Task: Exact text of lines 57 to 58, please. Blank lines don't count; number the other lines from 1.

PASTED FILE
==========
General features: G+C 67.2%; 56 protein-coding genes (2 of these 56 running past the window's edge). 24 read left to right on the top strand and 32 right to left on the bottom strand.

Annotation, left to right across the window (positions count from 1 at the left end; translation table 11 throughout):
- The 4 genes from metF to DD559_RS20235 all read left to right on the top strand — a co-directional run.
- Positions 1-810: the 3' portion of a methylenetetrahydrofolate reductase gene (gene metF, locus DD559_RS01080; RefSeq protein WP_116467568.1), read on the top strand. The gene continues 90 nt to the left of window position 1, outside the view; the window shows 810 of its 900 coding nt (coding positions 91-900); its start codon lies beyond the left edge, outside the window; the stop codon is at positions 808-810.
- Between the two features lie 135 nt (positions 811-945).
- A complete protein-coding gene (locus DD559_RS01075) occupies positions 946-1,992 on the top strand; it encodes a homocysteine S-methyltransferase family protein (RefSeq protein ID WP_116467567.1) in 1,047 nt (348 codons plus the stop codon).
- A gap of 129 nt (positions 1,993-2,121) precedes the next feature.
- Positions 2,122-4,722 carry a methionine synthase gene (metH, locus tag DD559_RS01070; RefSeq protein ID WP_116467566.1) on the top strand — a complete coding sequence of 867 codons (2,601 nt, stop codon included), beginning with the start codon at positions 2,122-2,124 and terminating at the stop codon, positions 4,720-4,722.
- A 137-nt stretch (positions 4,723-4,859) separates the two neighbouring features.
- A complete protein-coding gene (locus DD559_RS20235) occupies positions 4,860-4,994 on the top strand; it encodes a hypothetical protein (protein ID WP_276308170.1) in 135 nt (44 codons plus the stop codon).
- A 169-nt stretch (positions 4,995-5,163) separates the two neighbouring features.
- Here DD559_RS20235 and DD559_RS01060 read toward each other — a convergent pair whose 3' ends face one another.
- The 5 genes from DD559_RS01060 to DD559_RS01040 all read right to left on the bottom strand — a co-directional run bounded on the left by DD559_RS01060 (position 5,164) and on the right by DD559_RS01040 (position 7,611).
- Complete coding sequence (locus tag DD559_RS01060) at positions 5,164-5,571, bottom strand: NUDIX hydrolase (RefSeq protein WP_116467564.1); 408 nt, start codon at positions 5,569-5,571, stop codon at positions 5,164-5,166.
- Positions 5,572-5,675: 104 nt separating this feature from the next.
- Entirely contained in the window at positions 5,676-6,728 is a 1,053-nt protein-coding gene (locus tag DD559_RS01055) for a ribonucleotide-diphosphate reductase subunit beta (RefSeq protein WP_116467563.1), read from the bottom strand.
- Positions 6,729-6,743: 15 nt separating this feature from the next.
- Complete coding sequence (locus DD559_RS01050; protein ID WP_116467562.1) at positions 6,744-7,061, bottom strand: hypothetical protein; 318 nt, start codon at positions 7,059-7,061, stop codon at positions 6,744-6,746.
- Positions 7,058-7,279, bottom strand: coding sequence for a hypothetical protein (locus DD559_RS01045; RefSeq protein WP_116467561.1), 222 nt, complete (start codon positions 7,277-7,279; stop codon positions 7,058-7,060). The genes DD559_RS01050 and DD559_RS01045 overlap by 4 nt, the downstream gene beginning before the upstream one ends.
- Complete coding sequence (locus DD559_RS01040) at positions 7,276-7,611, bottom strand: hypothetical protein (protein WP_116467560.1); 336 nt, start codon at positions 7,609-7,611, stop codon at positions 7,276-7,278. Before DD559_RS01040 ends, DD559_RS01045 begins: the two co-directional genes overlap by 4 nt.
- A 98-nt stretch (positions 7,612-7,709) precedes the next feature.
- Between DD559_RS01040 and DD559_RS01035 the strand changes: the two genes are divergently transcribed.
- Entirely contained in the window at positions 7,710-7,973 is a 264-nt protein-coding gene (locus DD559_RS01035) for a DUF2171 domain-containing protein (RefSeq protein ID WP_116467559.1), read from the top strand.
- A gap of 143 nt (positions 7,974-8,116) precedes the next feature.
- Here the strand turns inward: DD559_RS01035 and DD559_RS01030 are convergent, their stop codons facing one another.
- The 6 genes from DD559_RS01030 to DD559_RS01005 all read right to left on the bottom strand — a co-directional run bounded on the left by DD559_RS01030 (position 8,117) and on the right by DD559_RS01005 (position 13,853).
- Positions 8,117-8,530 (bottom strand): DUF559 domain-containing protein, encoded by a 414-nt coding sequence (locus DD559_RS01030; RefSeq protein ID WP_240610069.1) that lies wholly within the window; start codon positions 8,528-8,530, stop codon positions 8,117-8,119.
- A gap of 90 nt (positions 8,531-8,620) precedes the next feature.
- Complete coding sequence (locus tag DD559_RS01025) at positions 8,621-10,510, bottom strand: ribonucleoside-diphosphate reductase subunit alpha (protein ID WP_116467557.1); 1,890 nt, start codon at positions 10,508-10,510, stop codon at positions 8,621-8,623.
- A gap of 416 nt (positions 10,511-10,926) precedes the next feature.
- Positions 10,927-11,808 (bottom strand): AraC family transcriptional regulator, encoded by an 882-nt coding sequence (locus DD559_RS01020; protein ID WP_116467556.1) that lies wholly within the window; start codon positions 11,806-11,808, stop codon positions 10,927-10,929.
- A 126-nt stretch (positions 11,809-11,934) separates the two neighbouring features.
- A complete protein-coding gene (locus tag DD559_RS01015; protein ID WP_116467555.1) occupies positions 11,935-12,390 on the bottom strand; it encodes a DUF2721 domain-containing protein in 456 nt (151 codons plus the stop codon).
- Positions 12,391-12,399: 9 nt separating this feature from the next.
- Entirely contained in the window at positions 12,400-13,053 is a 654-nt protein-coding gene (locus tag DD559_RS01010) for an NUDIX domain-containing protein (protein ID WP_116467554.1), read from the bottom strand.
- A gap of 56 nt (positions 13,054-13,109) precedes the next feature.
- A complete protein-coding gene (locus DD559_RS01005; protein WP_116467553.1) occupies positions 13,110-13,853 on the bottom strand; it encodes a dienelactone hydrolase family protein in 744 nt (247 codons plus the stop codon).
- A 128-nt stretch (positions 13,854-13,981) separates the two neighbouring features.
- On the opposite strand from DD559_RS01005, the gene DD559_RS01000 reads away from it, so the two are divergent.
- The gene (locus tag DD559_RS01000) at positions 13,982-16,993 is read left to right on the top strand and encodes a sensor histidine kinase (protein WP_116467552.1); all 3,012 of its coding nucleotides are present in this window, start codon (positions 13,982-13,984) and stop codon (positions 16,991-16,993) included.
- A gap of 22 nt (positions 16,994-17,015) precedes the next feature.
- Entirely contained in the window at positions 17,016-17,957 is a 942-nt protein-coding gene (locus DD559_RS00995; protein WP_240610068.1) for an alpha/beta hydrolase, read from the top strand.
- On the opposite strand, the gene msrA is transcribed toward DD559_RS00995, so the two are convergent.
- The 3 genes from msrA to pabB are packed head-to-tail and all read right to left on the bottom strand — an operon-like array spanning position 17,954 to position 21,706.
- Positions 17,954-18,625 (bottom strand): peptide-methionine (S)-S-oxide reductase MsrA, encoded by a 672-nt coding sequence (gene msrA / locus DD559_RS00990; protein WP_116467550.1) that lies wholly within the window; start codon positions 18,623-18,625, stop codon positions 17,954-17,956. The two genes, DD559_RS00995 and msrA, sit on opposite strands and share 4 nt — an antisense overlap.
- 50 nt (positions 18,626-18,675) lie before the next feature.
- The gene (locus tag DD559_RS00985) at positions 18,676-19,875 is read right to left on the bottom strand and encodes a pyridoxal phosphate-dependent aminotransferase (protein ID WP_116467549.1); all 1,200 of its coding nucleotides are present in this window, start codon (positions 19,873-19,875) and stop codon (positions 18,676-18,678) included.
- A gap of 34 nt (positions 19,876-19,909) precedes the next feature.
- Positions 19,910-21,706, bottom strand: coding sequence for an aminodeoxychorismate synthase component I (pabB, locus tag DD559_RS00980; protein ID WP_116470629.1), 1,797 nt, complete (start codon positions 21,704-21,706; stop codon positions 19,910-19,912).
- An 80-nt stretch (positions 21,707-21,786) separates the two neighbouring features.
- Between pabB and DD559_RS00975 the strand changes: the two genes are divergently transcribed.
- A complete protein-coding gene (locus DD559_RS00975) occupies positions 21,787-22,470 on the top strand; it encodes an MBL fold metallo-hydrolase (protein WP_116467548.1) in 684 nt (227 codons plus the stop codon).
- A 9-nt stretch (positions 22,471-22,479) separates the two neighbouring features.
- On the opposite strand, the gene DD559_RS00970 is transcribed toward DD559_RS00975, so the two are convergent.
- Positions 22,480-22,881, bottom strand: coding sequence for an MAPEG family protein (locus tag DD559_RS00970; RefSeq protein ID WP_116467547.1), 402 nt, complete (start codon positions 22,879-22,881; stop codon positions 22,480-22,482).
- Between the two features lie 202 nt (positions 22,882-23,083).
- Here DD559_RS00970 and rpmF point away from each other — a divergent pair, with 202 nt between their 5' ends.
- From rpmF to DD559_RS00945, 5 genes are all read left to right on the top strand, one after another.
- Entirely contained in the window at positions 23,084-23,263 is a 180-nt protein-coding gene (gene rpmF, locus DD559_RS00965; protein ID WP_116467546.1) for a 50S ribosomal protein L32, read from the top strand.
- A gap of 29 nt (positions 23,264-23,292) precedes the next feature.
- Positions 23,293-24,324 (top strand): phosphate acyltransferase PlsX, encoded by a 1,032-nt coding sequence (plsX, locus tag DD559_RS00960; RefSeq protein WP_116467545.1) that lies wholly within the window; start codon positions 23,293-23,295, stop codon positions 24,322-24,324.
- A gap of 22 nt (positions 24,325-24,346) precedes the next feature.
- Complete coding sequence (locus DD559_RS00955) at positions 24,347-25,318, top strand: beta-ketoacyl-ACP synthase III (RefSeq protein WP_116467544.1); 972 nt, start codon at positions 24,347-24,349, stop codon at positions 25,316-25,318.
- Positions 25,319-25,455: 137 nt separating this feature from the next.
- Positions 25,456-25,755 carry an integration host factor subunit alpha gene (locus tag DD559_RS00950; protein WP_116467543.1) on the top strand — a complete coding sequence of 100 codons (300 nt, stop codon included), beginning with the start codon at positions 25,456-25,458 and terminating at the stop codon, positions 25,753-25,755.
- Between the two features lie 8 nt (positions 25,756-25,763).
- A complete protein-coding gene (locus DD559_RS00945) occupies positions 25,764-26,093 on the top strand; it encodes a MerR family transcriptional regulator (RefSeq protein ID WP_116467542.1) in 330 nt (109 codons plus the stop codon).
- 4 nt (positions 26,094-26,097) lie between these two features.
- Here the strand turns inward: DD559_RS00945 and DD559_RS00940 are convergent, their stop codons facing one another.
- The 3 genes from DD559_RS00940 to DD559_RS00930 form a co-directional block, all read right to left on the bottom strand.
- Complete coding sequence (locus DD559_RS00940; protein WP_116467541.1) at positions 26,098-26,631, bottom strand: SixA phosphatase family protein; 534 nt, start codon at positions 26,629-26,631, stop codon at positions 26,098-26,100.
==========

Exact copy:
- Here DD559_RS00970 and rpmF point away from each other — a divergent pair, with 202 nt between their 5' ends.
- From rpmF to DD559_RS00945, 5 genes are all read left to right on the top strand, one after another.